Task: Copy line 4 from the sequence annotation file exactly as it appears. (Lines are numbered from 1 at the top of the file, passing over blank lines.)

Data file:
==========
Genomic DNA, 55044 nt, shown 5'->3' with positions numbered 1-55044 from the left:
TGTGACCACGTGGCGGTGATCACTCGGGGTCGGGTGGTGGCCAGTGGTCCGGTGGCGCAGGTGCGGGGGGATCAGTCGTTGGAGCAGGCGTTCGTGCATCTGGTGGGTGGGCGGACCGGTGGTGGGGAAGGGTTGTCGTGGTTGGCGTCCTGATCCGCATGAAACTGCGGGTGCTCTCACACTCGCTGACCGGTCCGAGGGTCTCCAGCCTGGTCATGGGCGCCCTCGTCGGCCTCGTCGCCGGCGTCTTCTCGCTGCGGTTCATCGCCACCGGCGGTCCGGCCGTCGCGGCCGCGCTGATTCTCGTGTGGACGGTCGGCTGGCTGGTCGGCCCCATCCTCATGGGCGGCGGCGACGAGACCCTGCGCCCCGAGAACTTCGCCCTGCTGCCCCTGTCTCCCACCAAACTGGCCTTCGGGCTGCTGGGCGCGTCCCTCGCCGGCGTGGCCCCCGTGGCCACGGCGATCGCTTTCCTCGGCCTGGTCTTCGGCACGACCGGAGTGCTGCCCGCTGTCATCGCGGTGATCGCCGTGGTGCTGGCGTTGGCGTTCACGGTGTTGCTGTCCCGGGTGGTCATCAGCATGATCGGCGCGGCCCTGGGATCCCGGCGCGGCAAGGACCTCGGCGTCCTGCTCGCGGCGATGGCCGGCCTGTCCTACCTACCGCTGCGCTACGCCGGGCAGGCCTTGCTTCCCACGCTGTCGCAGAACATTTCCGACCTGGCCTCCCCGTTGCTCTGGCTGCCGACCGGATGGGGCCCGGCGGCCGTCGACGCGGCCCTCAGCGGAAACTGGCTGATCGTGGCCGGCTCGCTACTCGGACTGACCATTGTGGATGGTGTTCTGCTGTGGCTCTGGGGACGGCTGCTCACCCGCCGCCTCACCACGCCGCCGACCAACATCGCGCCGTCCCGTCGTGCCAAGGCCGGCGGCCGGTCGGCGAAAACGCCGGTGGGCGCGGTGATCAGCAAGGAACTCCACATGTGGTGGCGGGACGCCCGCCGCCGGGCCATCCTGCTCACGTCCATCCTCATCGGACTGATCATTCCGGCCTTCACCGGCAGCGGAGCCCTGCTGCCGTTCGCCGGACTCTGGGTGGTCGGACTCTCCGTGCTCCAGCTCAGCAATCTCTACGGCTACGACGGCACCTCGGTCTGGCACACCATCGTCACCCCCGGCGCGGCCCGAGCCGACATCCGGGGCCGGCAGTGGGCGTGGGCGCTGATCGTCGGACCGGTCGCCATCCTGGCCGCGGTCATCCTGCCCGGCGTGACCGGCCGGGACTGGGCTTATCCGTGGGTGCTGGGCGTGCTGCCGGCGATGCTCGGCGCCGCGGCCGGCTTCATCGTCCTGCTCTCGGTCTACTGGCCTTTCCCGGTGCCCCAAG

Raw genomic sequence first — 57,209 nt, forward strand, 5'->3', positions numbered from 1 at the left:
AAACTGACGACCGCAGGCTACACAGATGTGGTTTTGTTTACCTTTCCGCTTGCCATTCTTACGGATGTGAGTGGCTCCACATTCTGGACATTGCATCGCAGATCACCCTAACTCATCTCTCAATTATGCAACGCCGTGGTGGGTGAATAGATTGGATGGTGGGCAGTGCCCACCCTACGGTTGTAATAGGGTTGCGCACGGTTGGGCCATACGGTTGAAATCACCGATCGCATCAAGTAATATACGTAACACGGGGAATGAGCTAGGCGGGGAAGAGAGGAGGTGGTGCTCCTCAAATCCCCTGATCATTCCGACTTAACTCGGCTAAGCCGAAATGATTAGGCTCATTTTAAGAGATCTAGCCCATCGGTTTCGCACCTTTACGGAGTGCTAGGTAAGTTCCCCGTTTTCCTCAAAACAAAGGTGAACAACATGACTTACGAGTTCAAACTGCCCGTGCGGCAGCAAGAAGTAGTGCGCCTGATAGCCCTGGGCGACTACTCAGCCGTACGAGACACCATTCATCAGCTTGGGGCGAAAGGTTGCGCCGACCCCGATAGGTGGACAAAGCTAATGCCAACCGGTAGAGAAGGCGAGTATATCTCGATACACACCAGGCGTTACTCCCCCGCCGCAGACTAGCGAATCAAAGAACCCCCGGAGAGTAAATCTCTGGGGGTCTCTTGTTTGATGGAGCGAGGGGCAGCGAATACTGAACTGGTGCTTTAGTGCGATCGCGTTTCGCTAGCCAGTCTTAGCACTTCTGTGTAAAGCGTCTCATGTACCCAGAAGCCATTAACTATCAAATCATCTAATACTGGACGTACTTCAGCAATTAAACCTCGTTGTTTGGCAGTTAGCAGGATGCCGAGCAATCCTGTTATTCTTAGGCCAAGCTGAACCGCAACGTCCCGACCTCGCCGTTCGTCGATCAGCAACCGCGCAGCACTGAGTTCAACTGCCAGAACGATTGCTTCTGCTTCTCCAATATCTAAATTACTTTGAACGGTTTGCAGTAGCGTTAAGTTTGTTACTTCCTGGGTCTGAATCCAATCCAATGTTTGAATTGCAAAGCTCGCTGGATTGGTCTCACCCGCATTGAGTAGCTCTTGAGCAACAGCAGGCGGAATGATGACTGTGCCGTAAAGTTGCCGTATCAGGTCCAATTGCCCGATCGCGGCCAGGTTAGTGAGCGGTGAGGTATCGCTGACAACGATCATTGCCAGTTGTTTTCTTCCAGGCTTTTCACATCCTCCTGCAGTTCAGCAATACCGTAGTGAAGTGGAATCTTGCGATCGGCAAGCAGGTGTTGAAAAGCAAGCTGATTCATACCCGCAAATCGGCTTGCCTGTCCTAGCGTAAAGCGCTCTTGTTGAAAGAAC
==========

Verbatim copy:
AAACTGACGACCGCAGGCTACACAGATGTGGTTTTGTTTACCTTTCCGCTTGCCATTCTTACGGATGTGAGTGGCTCCACATTCTGGACATTGCATCGCAGATCACCCTAACTCATCTCTCAATTATGCAACGCCGTGGTGGGTGAATAGATTGGATGGTGGGCAGTGCCCACCCTACGGTTGTAATAGGGTTGCGCACGGTTGGGCCATACGGTTGAAATCACCGATCGCATCAAGTAATATACGTAACACGGGGAATGAGCTAGGCGGGGAAGAGAGGAGGTGGTGCTCCTCAAATCCCCTGATCATTCCGACTTAACTCGGCTAAGCCGAAATGATTAGGCTCATTTTAAGAGATCTAGCCCATCGGTTTCGCACCTTTACGGAGTGCTAGGTAAGTTCCCCGTTTTCCTCAAAACAAAGGTGAACAACATGACTTACGAGTTCAAACTGCCCGTGCGGCAGCAAGAAGTAGTGCGCCTGATAGCCCTGGGCGACTACTCAGCCGTACGAGACACCATTCATCAGCTTGGGGCGAAAGGTTGCGCCGACCCCGATAGGTGGACAAAGCTAATGCCAACCGGTAGAGAAGGCGAGTATATCTCGATACACACCAGGCGTTACTCCCCCGCCGCAGACTAGCGAATCAAAGAACCCCCGGAGAGTAAATCTCTGGGGGTCTCTTGTTTGATGGAGCGAGGGGCAGCGAATACTGAACTGGTGCTTTAGTGCGATCGCGTTTCGCTAGCCAGTCTTAGCACTTCTGTGTAAAGCGTCTCATGTACCCAGAAGCCATTAACTATCAAATCATCTAATACTGGACGTACTTCAGCAATTAAACCTCGTTGTTTGGCAGTTAGCAGGATGCCGAGCAATCCTGTTATTCTTAGGCCAAGCTGAACCGCAACGTCCCGACCTCGCCGTTCGTCGATCAGCAACCGCGCAGCACTGAGTTCAACTGCCAGAACGATTGCTTCTGCTTCTCCAATATCTAAATTACTTTGAACGGTTTGCAGTAGCGTTAAGTTTGTTACTTCCTGGGTCTGAATCCAATCCAATGTTTGAATTGCAAAGCTCGCTGGATTGGTCTCACCCGCATTGAGTAGCTCTTGAGCAACAGCAGGCGGAATGATGACTGTGCCGTAAAGTTGCCGTATCAGGTCCAATTGCCCGATCGCGGCCAGGTTAGTGAGCGGTGAGGTATCGCTGACAACGATCATTGCCAGTTGTTTTCTTCCAGGCTTTTCACATCCTCCTGCAGTTCAGCAATACCGTAGTGAAGTGGAATCTTGCGATCGGCAAGCAGGTGTTGAAAAGCAAGCTGATTCATACCCGCAAATCGGCTTGCCTGTCCTAGCGTAAAGCGCTCTTGTTGAAAGAAC